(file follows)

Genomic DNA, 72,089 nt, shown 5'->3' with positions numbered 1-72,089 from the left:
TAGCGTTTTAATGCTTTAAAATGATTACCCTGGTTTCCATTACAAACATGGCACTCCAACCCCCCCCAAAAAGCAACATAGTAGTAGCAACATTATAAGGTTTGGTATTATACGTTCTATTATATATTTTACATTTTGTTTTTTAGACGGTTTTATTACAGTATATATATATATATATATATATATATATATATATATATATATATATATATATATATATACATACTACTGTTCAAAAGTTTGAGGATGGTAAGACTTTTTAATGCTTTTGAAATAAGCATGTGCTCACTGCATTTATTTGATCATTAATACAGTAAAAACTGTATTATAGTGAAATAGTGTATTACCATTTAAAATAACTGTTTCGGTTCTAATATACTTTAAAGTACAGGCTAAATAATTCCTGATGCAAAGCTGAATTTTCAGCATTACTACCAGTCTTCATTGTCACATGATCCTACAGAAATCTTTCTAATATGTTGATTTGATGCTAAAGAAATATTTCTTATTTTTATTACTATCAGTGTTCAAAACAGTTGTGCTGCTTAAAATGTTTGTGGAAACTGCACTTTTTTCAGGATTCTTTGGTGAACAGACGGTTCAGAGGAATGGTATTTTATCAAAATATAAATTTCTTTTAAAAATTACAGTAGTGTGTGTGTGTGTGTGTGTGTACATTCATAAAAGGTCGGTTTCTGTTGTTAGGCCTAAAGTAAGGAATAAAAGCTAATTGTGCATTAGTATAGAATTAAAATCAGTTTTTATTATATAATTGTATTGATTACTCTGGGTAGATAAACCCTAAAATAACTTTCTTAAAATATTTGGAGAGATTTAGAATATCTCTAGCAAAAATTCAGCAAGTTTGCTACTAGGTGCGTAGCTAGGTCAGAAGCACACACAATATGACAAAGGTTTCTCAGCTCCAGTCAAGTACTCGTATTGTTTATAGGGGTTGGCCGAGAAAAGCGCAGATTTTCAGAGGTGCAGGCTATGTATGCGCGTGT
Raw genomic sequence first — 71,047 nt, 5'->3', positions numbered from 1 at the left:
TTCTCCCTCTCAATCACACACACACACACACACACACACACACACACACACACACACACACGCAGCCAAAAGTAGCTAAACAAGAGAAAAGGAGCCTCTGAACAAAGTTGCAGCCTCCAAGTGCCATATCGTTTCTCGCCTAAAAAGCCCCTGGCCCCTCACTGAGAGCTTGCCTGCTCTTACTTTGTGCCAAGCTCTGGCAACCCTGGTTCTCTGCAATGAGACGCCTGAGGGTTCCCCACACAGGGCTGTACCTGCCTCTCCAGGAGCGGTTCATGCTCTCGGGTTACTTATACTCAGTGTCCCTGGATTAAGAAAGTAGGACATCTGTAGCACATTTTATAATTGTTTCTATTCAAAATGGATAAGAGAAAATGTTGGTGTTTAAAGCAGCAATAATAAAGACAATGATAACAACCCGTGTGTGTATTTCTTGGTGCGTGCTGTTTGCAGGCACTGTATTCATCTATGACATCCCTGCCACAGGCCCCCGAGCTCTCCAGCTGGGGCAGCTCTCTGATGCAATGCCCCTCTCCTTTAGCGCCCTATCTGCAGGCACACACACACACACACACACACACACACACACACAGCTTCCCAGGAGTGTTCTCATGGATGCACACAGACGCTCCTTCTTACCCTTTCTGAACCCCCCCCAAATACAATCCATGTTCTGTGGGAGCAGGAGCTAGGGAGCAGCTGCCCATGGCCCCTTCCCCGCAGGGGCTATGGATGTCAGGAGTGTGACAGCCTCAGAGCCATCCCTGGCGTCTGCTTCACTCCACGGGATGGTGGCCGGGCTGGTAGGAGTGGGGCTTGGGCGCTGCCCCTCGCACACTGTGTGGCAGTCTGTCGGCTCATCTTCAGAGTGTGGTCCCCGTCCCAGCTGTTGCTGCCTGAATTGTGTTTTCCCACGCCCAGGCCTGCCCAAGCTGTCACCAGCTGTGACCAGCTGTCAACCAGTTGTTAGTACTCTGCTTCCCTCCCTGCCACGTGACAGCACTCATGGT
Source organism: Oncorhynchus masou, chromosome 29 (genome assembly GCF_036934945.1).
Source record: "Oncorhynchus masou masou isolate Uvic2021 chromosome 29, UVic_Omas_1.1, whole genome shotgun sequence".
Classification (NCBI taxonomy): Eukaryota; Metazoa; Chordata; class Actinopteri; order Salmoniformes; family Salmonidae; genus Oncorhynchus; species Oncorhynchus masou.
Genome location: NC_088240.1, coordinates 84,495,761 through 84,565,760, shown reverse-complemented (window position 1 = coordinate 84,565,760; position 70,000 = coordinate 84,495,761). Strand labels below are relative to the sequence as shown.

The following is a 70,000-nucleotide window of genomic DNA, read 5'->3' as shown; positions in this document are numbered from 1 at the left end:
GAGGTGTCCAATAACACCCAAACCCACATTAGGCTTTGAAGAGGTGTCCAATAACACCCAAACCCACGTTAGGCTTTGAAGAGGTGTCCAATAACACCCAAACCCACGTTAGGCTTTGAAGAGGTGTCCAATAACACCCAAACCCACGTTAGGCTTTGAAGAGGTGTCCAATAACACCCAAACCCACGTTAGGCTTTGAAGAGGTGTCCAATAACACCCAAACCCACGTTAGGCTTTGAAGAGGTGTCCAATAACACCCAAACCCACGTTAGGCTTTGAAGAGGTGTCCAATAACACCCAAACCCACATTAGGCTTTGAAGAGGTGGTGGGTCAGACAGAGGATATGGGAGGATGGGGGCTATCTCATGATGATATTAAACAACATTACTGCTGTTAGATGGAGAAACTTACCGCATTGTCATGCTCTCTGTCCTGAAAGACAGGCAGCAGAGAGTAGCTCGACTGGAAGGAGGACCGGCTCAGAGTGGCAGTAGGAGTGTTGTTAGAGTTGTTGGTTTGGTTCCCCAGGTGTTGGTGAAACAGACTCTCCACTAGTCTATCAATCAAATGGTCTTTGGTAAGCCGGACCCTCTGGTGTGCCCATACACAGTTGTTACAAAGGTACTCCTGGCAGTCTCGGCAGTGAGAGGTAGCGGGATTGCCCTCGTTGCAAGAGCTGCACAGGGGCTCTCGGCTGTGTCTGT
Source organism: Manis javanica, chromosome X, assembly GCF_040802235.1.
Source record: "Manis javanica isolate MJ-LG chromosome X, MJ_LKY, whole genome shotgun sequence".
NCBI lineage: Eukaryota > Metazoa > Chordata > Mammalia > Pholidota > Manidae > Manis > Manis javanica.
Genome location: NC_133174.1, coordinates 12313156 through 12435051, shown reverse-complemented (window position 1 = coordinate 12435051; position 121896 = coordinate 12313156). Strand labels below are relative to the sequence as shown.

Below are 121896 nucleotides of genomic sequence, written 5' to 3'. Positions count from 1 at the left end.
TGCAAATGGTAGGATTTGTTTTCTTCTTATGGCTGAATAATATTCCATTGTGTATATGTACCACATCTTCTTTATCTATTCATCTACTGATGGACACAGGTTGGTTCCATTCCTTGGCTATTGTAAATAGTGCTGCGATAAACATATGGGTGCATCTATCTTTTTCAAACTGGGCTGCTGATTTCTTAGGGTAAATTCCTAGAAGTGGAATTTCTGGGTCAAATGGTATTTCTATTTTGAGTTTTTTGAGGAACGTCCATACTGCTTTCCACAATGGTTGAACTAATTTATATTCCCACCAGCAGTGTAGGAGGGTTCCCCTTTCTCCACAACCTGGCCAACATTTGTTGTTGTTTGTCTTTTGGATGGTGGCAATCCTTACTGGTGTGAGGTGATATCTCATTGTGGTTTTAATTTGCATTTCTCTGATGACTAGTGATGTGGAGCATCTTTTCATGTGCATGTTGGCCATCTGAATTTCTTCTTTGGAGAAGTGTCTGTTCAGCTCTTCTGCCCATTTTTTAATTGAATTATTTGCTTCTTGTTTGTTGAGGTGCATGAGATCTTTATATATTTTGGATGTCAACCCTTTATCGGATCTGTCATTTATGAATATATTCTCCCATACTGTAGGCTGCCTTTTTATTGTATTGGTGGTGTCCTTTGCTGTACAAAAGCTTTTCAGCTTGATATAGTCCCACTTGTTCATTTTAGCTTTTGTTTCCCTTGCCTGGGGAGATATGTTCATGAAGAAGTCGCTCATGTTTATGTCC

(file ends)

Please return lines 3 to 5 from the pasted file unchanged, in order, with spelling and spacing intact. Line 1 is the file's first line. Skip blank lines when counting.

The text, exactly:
Raw genomic sequence first — 71,047 nt, 5'->3', positions numbered from 1 at the left:
TTCTCCCTCTCAATCACACACACACACACACACACACACACACACACACACACACACACACGCAGCCAAAAGTAGCTAAACAAGAGAAAAGGAGCCTCTGAACAAAGTTGCAGCCTCCAAGTGCCATATCGTTTCTCGCCTAAAAAGCCCCTGGCCCCTCACTGAGAGCTTGCCTGCTCTTACTTTGTGCCAAGCTCTGGCAACCCTGGTTCTCTGCAATGAGACGCCTGAGGGTTCCCCACACAGGGCTGTACCTGCCTCTCCAGGAGCGGTTCATGCTCTCGGGTTACTTATACTCAGTGTCCCTGGATTAAGAAAGTAGGACATCTGTAGCACATTTTATAATTGTTTCTATTCAAAATGGATAAGAGAAAATGTTGGTGTTTAAAGCAGCAATAATAAAGACAATGATAACAACCCGTGTGTGTATTTCTTGGTGCGTGCTGTTTGCAGGCACTGTATTCATCTATGACATCCCTGCCACAGGCCCCCGAGCTCTCCAGCTGGGGCAGCTCTCTGATGCAATGCCCCTCTCCTTTAGCGCCCTATCTGCAGGCACACACACACACACACACACACACACACACACACAGCTTCCCAGGAGTGTTCTCATGGATGCACACAGACGCTCCTTCTTACCCTTTCTGAACCCCCCCCAAATACAATCCATGTTCTGTGGGAGCAGGAGCTAGGGAGCAGCTGCCCATGGCCCCTTCCCCGCAGGGGCTATGGATGTCAGGAGTGTGACAGCCTCAGAGCCATCCCTGGCGTCTGCTTCACTCCACGGGATGGTGGCCGGGCTGGTAGGAGTGGGGCTTGGGCGCTGCCCCTCGCACACTGTGTGGCAGTCTGTCGGCTCATCTTCAGAGTGTGGTCCCCGTCCCAGCTGTTGCTGCCTGAATTGTGTTTTCCCACGCCCAGGCCTGCCCAAGCTGTCACCAGCTGTGACCAGCTGTCAACCAGTTGTTAGTACTCTGCTTCCCTCCCTGCCACGTGACAGCACTCATGGT
Source organism: Oncorhynchus masou, chromosome 29 (genome assembly GCF_036934945.1).